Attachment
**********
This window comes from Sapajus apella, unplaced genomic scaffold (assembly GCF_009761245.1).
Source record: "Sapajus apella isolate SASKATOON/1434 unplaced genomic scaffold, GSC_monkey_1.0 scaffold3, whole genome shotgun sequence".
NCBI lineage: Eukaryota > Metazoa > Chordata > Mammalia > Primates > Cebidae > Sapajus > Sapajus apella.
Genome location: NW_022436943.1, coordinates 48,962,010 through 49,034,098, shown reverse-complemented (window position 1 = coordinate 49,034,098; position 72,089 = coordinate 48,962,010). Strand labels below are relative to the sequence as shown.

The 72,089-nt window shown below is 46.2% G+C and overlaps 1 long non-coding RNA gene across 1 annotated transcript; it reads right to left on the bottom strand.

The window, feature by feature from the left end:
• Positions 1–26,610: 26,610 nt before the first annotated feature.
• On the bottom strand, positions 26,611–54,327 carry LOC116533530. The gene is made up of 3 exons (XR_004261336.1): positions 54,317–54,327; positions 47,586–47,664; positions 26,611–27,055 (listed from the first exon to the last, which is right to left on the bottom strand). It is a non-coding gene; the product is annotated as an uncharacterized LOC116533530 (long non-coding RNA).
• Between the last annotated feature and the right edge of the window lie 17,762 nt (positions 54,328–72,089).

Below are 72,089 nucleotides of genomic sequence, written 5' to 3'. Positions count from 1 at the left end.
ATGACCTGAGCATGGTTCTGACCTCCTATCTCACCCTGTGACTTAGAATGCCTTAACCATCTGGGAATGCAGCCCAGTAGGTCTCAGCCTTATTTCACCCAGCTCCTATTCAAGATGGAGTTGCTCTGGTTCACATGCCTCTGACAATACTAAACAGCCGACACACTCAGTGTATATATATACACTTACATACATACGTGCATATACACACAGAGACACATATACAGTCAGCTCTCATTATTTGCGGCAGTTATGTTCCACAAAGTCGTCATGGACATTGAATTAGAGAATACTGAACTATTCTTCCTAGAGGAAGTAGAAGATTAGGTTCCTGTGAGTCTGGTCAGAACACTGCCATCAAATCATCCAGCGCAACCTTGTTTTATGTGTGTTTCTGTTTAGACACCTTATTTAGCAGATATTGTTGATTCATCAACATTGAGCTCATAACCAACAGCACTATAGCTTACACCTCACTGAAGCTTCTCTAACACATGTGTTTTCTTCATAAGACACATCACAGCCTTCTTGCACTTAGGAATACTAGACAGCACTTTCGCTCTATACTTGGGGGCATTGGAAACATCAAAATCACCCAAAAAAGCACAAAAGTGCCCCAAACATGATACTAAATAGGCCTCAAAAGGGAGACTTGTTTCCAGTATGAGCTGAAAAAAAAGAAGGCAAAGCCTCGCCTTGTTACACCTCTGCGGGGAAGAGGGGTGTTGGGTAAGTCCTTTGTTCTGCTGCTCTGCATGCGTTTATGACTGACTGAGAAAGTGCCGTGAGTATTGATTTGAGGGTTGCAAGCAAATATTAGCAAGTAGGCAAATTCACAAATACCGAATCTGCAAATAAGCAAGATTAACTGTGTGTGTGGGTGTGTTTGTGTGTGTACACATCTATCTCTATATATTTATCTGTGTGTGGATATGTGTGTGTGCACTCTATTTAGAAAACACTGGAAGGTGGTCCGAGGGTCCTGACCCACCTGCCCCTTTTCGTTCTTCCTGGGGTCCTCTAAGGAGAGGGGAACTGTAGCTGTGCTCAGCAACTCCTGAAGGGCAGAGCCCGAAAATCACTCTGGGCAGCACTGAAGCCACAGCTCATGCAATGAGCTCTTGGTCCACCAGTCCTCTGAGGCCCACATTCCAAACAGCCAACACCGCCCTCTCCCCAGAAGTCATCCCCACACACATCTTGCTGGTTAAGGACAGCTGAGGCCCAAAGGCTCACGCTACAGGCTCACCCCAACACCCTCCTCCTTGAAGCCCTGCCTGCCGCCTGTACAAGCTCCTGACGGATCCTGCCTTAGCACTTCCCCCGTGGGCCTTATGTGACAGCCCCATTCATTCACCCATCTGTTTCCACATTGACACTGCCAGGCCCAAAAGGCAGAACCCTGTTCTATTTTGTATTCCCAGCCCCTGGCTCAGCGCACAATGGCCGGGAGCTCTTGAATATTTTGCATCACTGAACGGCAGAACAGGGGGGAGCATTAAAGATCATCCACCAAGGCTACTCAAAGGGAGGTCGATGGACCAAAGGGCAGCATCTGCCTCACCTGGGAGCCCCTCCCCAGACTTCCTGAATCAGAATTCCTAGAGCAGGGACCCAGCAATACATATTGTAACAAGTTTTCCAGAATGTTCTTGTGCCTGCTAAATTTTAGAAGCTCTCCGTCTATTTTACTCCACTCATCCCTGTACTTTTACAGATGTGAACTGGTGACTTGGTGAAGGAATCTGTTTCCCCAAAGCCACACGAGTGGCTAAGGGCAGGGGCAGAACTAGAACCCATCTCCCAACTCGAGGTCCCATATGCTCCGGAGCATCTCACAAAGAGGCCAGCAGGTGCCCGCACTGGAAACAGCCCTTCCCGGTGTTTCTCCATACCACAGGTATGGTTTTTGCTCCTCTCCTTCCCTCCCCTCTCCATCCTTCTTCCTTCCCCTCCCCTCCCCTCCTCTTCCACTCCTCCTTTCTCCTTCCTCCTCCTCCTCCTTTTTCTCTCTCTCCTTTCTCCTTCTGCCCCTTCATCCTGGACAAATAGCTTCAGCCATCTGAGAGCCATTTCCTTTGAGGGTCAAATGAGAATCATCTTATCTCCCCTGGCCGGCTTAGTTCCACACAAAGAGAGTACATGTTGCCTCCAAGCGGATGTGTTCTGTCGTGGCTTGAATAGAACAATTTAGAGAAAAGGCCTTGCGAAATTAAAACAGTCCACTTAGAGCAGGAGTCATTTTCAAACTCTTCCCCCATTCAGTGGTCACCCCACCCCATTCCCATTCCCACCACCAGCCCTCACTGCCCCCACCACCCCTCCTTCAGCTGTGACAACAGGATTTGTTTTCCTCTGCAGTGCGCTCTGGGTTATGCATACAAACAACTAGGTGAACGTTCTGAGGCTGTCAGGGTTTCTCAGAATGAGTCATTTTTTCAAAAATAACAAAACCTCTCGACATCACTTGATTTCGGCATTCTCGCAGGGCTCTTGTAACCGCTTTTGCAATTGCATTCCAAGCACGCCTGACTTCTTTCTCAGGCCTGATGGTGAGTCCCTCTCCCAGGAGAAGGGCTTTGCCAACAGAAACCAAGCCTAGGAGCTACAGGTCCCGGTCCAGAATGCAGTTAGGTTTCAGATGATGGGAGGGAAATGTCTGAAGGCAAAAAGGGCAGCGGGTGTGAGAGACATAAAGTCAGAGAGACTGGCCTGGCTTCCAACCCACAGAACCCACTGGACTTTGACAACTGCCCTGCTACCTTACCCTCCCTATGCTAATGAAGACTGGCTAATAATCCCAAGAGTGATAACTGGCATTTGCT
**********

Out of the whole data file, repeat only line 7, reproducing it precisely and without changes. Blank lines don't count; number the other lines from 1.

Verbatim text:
• Positions 1–26,610: 26,610 nt before the first annotated feature.